Washington is digesting news the United States will, for the first time, deploy Special Forces in Syria to support local fighters battling Islamic State militants. The move is a sharp departure from troop withdrawals in other conflict zones approved by President Barack Obama.
Friday's announcement prompted debate on the presidential campaign trail, but no wild cheers from Democratic or Republican candidates vying to succeed Obama in 2017.
'Either they win or we do'
Republican Senator Marco Rubio said Islamic State extremists must be confronted.
“Either they win or we do. They are not going to stop in Syria. They are not going to stop in Iraq," said Rubio. These people have to be defeated. And you defeat them by denying them operating territory.”
Rubio accused President Obama of squandering America’s costly, hard-won gains in the Muslim world.
“This president ran on the promise of: We are getting out of the way, we are in retreat," Rubio said. "He got elected by arguing, ‘We are out of Iraq. We are soon going to be out of Afghanistan. Vote for me.’”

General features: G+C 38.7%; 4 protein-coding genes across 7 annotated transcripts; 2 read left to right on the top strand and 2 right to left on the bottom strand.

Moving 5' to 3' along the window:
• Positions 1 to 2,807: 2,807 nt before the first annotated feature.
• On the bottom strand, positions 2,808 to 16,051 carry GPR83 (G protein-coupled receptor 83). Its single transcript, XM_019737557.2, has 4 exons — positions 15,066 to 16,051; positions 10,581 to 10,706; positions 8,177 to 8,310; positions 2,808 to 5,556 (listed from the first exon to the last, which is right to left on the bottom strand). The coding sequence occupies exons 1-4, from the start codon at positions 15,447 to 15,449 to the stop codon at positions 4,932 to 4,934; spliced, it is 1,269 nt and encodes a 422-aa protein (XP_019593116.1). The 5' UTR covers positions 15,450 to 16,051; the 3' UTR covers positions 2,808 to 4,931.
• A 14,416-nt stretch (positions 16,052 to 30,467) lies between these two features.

But Rubio said he does not favor a massive U.S. military deployment to fight the Islamic State directly. Rather, according to the senator, America must do more to rally the broader Middle East to battle Sunni radicals.
Democratic presidential candidate and Senator Bernie Sanders speaks during a campaign town hall meeting at Pinkerton Academy in Derry, New Hampshire, Oct. 30, 2015.
His recommendation sounds similar to that of Democratic presidential candidate Bernie Sanders, who said he fears a deployment of up to 50 troops in Syria could be just the beginning of a larger commitment.
“Fifty troops is 50 troops. But here is my nightmare: My nightmare is that the United States once again gets caught up in a quagmire, which never ends and which leads to perpetual warfare," Sanders said. "The world has got to come together.”
Clinton weighs in
Fellow-Democrat Hillary Clinton’s campaign issued a statement saying Clinton “sees merit” in a limited deployment to Syria, but opposes a larger ground war in the Middle East.
Democratic presidential candidate Hillary Clinton speaks during a campaign event at Clark Atlanta University, Oct. 30, 2015, in Atlanta, Georgia.
The White House stressed a train-and-assist role for Special Forces sent to Syria.
“These forces do not have a combat mission,” said White House spokesman Josh Earnest. “The president does expect that they can have an impact in intensifying our strategy for building the capacity of local forces inside Syria, to take the fight on the ground to ISIL in their own country.”
Defense officials say U.S. troops will enter Syria in coming weeks.